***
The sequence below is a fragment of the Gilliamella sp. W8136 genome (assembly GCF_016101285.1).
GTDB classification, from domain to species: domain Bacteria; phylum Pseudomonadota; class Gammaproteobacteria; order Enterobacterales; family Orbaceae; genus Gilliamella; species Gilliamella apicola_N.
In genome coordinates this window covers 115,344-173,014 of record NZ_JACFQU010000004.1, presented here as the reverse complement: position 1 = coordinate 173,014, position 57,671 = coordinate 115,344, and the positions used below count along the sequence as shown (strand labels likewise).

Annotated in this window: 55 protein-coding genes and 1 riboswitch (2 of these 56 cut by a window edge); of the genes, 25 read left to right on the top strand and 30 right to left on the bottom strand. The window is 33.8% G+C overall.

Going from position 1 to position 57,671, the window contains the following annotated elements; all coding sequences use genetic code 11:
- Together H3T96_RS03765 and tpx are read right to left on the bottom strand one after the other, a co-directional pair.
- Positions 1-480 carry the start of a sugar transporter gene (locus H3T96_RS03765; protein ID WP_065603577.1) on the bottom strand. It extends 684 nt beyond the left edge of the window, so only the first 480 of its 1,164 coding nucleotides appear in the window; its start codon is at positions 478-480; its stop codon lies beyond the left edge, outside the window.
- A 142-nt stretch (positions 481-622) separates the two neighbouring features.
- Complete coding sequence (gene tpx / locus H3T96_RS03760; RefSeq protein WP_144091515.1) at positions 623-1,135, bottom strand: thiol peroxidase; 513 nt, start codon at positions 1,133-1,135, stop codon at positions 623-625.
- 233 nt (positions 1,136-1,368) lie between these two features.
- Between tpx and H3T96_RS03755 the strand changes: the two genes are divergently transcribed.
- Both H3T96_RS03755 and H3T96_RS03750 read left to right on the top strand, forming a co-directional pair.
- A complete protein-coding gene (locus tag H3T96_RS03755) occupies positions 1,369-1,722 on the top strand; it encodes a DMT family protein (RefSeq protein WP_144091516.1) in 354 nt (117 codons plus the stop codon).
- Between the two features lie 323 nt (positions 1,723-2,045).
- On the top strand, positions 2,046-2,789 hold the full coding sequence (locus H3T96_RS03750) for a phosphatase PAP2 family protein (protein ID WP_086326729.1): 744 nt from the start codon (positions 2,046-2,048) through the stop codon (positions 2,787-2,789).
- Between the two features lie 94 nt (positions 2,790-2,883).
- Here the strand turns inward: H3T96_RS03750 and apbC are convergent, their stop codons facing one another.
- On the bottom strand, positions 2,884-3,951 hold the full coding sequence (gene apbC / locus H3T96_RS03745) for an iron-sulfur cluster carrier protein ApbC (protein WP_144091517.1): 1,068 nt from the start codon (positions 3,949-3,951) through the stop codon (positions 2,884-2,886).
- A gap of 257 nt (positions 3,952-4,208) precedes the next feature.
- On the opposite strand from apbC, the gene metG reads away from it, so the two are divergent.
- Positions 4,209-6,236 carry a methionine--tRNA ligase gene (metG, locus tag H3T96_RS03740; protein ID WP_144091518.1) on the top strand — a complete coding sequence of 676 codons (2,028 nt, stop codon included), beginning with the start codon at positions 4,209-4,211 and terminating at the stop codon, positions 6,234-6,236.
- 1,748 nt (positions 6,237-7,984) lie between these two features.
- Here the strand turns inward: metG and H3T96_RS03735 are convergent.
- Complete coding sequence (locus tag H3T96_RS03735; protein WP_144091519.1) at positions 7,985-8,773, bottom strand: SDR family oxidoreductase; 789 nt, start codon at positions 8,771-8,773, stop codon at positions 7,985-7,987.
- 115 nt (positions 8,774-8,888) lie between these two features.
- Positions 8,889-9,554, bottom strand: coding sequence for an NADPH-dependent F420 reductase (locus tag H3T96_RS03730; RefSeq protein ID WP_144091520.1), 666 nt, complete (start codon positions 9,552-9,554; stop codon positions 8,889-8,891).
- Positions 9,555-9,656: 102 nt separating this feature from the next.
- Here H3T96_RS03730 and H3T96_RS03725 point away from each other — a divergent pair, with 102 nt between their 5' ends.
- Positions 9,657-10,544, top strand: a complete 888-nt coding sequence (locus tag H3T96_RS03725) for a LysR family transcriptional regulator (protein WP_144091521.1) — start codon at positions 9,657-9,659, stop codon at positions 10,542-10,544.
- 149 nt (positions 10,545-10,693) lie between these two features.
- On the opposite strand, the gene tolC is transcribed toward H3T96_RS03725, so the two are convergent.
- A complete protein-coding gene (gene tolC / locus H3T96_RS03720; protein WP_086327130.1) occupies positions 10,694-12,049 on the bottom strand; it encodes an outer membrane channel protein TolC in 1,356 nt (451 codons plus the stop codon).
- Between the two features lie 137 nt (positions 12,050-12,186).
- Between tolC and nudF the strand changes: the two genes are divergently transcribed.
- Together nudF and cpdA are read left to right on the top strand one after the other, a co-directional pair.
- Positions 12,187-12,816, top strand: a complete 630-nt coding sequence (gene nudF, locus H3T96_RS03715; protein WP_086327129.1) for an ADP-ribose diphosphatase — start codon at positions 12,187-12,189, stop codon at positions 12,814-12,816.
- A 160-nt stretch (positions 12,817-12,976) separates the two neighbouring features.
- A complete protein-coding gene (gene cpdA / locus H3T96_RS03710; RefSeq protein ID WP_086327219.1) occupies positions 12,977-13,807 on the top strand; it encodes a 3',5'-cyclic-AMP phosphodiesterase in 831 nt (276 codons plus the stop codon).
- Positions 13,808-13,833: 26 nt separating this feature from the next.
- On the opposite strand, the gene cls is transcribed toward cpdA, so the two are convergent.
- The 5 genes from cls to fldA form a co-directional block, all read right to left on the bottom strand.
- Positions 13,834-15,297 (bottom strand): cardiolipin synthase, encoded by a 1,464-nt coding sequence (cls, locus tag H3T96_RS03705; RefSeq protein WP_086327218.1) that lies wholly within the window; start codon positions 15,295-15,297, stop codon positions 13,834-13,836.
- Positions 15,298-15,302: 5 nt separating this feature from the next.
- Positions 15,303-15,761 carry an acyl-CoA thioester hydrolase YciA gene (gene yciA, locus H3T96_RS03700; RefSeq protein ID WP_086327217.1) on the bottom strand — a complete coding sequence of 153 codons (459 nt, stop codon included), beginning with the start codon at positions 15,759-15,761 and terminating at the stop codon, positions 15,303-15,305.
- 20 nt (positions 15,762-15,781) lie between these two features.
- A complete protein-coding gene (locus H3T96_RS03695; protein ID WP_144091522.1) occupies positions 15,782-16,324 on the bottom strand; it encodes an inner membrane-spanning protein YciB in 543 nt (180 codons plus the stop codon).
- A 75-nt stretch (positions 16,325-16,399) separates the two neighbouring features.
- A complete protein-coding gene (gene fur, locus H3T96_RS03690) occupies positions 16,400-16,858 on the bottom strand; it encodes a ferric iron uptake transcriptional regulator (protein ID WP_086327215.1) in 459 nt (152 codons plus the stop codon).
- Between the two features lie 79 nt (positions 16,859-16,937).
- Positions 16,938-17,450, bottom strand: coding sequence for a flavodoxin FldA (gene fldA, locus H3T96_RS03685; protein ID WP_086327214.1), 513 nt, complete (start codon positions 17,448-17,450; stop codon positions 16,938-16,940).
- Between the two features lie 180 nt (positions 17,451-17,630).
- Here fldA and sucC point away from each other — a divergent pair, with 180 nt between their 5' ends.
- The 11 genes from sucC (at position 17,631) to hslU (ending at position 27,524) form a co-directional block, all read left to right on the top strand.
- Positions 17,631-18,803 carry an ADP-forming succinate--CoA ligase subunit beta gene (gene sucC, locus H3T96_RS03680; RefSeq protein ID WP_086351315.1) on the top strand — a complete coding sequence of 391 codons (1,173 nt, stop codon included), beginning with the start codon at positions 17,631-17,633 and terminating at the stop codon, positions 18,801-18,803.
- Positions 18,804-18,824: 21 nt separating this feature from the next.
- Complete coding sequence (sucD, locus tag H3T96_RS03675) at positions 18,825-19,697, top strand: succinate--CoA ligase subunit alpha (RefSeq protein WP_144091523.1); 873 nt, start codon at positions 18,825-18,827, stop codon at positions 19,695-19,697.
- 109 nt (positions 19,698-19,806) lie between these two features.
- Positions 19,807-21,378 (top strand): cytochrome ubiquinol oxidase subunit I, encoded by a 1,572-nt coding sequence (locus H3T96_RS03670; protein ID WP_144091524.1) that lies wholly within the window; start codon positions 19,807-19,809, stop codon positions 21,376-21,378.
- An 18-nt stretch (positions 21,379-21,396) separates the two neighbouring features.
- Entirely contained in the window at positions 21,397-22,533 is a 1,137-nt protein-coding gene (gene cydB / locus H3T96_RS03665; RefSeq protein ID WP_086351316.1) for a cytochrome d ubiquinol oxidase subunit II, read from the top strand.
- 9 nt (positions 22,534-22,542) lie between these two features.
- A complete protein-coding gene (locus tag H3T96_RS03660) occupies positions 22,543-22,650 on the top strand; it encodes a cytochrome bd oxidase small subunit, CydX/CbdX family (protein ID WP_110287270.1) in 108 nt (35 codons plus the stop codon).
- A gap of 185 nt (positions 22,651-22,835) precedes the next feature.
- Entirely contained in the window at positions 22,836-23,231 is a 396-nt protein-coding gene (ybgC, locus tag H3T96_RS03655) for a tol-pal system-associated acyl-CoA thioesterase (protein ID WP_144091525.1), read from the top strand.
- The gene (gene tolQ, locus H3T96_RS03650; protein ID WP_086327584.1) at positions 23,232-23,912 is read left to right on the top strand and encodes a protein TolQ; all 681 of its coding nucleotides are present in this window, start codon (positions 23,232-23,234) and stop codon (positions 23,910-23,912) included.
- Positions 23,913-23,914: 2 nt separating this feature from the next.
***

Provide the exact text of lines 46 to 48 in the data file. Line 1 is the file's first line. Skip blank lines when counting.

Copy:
- A complete protein-coding gene (locus H3T96_RS03695; protein ID WP_144091522.1) occupies positions 15,782-16,324 on the bottom strand; it encodes an inner membrane-spanning protein YciB in 543 nt (180 codons plus the stop codon).
- A 75-nt stretch (positions 16,325-16,399) separates the two neighbouring features.
- A complete protein-coding gene (gene fur, locus H3T96_RS03690) occupies positions 16,400-16,858 on the bottom strand; it encodes a ferric iron uptake transcriptional regulator (protein ID WP_086327215.1) in 459 nt (152 codons plus the stop codon).